Houston Northwest Church suffered heavy damage from Hurricane Harvey in 2017. By the time its flooded facilities were finally rebuilt a couple years ago, the congregation was only back at full capacity for six weeks before services were shut down by the pandemic.
As the church endured one setback after another, senior pastor Steve Bezner has seen the flock ebb and flow.
“About a third of our congregation worshiping in person are new faces,” he said.
His church currently draws 1,600 attendees each week, including several hundred viewing online—not far from its pre-pandemic weekly average of 1,700. Bezner marvels at the number of members who left during the pandemic and the number of new people who have showed up to take their place.
“It will make you believe in the preservation of the Holy Spirit,” the Houston pastor said.
Member turnover is as common to the life cycle of a church as baptisms, weddings, and funerals. But the pandemic has accelerated people’s comings and goings and has required new strategies to welcome and assimilate new members into the church community. These tasks have been complicated by evolving COVID-19 precautions and the challenge of identifying who still belongs to the church, when many continue to worship online.
“Not gathering stirred up these questions,” said Steve Smith, executive pastor of Highpoint Church in Naperville, Illinois. “The gospel hasn’t changed, and we will always be Bible-centric, but how we engage people is changing.”
COVID-19 has propelled people toward life change of all kinds over the past two years, including career shifts, new relationships, and relocation. Some changes have been out of necessity and some out of new priorities; Pew found three-quarters of have seen some positive impact from the pandemic.
This has played out with church choices as well. For those who were already struggling with their church, the pandemic served as a catalyst to begin exploring other congregations. One Atlanta churchgoer said the pandemic pushed her toward change after navigating difficult social dynamics within her young adult group.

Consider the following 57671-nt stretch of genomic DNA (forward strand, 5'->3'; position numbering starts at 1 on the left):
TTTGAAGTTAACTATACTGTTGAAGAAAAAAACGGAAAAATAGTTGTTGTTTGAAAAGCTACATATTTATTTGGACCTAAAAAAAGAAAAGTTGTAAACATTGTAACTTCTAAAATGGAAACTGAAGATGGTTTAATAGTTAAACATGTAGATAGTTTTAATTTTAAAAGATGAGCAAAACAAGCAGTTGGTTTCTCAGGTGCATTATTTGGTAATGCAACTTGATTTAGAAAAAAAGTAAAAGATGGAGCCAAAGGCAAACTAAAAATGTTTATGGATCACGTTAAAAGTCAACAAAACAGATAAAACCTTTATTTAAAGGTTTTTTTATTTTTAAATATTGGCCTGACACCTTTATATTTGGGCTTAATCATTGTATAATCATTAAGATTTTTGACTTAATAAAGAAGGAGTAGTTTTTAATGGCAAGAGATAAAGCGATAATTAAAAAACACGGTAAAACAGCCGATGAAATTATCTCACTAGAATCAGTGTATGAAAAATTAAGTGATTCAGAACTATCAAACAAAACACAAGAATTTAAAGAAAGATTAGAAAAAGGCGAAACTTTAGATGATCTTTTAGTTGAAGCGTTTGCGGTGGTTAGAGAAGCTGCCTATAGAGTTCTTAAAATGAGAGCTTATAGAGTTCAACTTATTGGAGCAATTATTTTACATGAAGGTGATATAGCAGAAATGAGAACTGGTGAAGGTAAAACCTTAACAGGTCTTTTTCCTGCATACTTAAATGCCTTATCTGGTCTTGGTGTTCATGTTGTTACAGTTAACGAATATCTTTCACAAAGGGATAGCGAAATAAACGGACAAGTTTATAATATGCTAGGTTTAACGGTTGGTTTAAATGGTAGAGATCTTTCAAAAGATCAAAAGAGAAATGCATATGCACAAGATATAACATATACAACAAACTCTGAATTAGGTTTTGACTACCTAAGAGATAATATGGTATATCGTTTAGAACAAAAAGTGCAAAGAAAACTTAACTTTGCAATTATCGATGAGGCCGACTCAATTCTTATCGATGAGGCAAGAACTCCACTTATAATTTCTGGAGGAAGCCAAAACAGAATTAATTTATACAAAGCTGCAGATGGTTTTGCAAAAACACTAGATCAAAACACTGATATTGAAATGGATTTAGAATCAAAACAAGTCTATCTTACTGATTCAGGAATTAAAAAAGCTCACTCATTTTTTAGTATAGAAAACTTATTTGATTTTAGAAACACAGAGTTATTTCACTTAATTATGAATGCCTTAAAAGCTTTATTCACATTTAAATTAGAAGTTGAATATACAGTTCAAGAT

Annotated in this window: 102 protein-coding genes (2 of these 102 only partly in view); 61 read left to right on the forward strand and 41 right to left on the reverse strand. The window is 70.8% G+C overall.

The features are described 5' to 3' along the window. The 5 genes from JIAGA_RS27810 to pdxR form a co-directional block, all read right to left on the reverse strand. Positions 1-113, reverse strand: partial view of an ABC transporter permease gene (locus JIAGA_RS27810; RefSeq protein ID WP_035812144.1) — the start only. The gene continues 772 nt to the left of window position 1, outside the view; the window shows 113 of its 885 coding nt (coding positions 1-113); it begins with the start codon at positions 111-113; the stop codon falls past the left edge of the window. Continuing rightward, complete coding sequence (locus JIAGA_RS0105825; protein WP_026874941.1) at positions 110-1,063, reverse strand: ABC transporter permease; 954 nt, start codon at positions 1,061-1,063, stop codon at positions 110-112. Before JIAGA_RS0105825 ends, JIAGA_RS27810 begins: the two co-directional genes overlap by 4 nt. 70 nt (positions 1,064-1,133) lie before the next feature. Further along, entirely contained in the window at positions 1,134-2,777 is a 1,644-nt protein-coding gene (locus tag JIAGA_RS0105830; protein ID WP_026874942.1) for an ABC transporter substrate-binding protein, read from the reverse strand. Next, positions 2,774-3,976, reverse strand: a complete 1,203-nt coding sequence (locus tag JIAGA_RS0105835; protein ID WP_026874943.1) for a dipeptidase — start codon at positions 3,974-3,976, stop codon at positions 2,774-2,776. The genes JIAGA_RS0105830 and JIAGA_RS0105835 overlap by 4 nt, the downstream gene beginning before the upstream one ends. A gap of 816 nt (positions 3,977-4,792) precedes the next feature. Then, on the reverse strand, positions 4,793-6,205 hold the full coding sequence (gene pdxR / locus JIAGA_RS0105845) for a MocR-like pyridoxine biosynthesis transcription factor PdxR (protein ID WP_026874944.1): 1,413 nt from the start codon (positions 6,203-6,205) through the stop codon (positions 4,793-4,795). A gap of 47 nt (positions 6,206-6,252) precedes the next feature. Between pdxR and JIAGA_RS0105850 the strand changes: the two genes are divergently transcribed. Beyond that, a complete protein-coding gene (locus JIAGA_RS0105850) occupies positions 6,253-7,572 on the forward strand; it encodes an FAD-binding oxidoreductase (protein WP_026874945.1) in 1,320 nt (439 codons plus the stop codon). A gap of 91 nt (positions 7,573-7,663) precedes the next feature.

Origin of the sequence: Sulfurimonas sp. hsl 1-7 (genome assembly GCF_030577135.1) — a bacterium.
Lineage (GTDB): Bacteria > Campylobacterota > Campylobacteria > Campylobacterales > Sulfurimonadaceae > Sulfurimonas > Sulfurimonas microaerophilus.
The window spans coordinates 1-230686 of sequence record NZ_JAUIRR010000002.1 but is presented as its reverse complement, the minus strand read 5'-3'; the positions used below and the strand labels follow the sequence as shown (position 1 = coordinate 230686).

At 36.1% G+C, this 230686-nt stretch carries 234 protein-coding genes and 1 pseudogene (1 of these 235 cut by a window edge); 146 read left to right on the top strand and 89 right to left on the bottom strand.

“I decided to start fresh somewhere else,” said Elisa Hoover, 27. “It was easier to visit other churches during the pandemic, and my absence was less noted in my church’s tight-knit community.”
For many people, the sustained isolation of the pandemic heightened their desire for connection and spiritual community.
Many new attendees to Houston Northwest Church came from a large apartment complex across the street that houses mostly single adults. “They felt the psychological pressure of loneliness and wanted to check it out,” Bezner said. “They wanted to discover who God is.”
This desire for connection and spiritual grounding transcended demographics, affecting everyone from singles living alone to parents with young children to parishioners who lived too far from their church to be deeply engaged.
When the pandemic hit in 2020, Dylan Parker and his wife realized they lived too far from their Arkansas church to be as invested as they would like.
“Until the pandemic slowed us down, we didn’t realize the toll it took on us to live life across multiple cities,” he said. They began looking for a church closer to home, but soon learned that he was accepted into a PhD program at Fuller Theological Seminary and would be moving to California. Parker and his wife now live within walking distance of their church and many of its members.
“We already feel like we have closer and stronger community here than in Arkansas,” said Parker.
The father of two also values his new church’s approach to handling challenging issues that emerged during the pandemic, including social justice. Though he says he would not have changed churches for this reason alone, he acknowledges his California church is a better fit.
“My previous church was not allowing space to have conversations I wanted to have on social justice,” he said. “I have reached a place in my life where I needed space to answer those questions.”
Navigating a challenging landscape